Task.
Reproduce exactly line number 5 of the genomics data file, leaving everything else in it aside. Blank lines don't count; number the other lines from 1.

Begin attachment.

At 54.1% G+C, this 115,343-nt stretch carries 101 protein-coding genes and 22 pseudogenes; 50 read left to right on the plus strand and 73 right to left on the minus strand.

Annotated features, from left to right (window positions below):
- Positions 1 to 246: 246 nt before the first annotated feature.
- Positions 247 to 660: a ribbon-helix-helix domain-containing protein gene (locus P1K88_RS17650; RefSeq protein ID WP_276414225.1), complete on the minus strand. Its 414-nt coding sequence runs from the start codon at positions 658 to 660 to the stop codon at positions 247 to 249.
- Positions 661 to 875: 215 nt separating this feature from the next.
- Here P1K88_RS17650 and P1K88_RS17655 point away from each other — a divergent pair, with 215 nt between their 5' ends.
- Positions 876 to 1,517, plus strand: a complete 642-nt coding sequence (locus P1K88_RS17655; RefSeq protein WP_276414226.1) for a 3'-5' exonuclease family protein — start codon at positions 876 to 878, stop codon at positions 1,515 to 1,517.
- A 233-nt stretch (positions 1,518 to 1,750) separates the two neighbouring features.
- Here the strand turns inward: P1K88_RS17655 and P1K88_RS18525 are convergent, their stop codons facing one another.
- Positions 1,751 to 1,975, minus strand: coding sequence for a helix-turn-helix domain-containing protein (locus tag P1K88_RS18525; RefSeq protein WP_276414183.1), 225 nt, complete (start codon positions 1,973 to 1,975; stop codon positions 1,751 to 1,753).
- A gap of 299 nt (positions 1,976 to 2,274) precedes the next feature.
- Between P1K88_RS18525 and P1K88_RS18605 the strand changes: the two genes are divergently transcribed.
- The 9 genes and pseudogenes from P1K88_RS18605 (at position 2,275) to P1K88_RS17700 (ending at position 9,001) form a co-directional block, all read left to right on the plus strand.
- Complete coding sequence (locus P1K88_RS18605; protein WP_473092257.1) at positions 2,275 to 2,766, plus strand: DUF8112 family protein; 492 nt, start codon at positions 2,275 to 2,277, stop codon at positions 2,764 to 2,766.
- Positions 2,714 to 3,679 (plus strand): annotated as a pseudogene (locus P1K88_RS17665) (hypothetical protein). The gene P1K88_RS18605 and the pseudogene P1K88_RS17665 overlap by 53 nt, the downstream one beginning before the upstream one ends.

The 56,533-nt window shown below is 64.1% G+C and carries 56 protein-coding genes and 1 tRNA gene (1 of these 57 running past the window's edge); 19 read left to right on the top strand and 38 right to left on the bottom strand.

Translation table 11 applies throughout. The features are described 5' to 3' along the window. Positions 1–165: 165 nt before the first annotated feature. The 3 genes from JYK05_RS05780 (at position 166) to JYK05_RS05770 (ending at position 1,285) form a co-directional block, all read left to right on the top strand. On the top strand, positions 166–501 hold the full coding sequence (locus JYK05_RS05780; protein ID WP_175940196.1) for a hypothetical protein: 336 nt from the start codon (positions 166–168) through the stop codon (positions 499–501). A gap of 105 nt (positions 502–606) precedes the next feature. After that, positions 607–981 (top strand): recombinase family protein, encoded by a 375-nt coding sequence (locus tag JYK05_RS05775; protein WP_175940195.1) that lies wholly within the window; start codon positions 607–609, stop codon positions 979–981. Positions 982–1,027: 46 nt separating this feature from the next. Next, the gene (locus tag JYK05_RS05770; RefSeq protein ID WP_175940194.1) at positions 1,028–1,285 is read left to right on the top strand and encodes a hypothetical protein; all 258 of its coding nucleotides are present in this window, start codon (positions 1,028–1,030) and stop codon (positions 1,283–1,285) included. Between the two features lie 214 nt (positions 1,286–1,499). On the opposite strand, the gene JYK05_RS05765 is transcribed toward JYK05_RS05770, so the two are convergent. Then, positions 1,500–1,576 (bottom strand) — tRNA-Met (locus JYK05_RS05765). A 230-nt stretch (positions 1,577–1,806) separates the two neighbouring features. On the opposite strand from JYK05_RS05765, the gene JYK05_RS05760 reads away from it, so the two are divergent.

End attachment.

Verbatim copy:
- Positions 661 to 875: 215 nt separating this feature from the next.